The EU Court of Justice today made a political decision based on Hungary’s Child Protection Act

We're not surprised because the president of the Court had already indicated what decision we could expect: One that’s purely political.

This morning, the European Court of Justice handed down its final verdict on the case brought in front of the court by Hungary and Poland on the European Union tying fund transfers to something they call “rule of law” in Brussels-speak.

The so-called rule of law or conditionality mechanism would see money withheld if a member state does not respect the bloc's core values. Or at least so they say.

Sadly, we know very well that this rule-of-law argument is just a façade. The ECJ’s decision is, in fact, an attack against Hungary’s child protection legislation, which is aimed at keeping LGBTQ activists out of schools, protecting Hungarian children from propaganda in sex education, and ensuring that decisions regarding their children’s upbringing remain the sole right of parents.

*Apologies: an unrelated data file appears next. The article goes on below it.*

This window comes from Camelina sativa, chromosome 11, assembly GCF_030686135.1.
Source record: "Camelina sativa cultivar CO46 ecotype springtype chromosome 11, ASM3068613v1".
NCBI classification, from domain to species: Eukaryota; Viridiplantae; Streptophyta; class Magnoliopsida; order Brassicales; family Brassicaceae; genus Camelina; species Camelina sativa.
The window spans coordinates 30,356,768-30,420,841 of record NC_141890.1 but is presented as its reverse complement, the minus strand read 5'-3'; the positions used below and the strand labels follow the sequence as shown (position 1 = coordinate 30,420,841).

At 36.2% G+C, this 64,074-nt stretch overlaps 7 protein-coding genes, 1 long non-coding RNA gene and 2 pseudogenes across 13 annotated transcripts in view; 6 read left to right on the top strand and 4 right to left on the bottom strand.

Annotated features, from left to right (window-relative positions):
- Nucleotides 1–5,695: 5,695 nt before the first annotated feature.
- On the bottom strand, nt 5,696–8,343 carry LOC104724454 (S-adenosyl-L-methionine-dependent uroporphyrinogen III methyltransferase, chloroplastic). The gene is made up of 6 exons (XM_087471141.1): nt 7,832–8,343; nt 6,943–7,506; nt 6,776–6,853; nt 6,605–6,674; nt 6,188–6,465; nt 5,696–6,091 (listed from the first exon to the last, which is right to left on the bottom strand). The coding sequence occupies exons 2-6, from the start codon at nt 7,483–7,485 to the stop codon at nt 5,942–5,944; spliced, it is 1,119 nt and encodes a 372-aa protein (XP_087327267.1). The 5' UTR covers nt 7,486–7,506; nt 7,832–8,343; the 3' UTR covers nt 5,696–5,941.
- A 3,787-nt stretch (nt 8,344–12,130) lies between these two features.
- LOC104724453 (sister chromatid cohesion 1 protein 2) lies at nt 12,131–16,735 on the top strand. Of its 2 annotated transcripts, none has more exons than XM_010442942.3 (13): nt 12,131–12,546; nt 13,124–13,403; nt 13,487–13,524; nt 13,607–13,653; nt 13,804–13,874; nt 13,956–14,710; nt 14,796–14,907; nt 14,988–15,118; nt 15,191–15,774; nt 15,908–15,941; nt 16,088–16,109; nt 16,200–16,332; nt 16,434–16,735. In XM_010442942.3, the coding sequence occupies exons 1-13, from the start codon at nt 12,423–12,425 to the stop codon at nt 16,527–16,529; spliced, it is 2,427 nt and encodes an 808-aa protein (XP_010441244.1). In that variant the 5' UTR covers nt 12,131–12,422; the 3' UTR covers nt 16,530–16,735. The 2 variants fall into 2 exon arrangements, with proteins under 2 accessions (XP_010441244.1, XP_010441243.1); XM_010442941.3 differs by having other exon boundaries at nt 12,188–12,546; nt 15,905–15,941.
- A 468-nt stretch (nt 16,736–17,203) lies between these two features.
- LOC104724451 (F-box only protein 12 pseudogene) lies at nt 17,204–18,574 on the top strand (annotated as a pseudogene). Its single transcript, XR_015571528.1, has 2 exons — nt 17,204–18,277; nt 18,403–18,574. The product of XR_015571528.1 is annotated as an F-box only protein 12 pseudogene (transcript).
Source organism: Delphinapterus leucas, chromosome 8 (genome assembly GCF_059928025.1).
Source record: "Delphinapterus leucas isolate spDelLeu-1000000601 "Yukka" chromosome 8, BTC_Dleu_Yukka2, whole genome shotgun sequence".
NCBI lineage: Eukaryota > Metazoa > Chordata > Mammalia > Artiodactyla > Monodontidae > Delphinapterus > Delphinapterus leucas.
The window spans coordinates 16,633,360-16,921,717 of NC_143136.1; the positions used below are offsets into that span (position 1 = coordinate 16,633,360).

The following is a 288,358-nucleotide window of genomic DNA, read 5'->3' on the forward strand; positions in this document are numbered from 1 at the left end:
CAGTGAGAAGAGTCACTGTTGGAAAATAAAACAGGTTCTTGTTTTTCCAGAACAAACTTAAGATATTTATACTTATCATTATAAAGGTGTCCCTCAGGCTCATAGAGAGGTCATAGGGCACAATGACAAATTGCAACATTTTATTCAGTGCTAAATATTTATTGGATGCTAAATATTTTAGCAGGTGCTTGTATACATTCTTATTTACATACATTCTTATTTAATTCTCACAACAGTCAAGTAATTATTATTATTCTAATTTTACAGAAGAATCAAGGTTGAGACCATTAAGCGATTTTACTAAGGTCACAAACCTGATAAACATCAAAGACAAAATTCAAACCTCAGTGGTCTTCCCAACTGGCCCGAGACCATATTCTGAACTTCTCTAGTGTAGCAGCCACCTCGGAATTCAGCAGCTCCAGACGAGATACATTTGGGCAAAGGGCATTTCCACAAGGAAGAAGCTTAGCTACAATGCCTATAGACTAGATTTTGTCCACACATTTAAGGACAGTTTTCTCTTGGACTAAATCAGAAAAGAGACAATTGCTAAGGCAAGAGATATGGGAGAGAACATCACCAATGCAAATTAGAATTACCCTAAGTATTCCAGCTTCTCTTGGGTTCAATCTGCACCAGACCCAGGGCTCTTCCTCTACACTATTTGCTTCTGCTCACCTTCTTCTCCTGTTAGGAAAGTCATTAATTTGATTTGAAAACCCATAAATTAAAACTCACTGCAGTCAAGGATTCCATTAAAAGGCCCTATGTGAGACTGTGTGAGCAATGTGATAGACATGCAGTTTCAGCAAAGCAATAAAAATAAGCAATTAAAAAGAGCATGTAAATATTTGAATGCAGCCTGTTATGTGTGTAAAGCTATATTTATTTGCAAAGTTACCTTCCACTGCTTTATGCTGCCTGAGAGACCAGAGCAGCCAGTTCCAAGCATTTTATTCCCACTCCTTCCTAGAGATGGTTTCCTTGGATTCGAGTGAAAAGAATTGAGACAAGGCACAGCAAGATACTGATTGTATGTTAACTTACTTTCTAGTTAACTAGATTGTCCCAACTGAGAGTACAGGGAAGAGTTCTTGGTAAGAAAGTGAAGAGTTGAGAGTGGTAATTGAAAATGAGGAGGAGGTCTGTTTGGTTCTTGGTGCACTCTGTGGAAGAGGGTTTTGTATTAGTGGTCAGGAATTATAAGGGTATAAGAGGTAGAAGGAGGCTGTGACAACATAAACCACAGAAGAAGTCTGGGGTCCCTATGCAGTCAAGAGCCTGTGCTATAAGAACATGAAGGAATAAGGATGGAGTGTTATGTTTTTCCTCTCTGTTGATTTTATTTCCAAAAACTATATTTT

Don’t let them fool you. This is what it’s all about.

In a Budapest press conference earlier today, Hungary’s Minister of Justice Judit Varga said that with its latest ruling, the European Court of Justice has become a political actor. “A big, open international debate is taking place around our child protection law,” Varga said, adding that while Hungary has been in talks with Brussels on a multitude of issues since 2010, our views on child protection gave rise to “a big, new issue that’s causing this incredible attack on Hungary from Brussels.”

According to Minister Varga, Hungary even received a special letter from Brussels, asking us to change our family and child protection laws, which are, by the way, a matter of national competency and therefore fall far from Brussels’ sphere of authority.

This is, however, not the first time that one of our policies has faced a liberal crusade. In 2016, the Brussels bureaucracy tried to make us alter our strict migration and border protection policy to give way to hundreds of thousands of illegal, undocumented migrants who were so eager to reach Germany and other Western European countries.

In 2016, we did not give in to the attacks and called for a referendum on migration, in which 98 percent of Hungarians refused Brussels’ migration policy. Since then, several other EU member states have adopted our migration policy. Time has proven us right. And it is exactly this course of action that we will follow regarding our law on child protection.

Hungarian people will go to the polls on April 3, the same day as the general elections, and they will confirm or refuse the policy direction put forward by Prime Minister Orbán and his government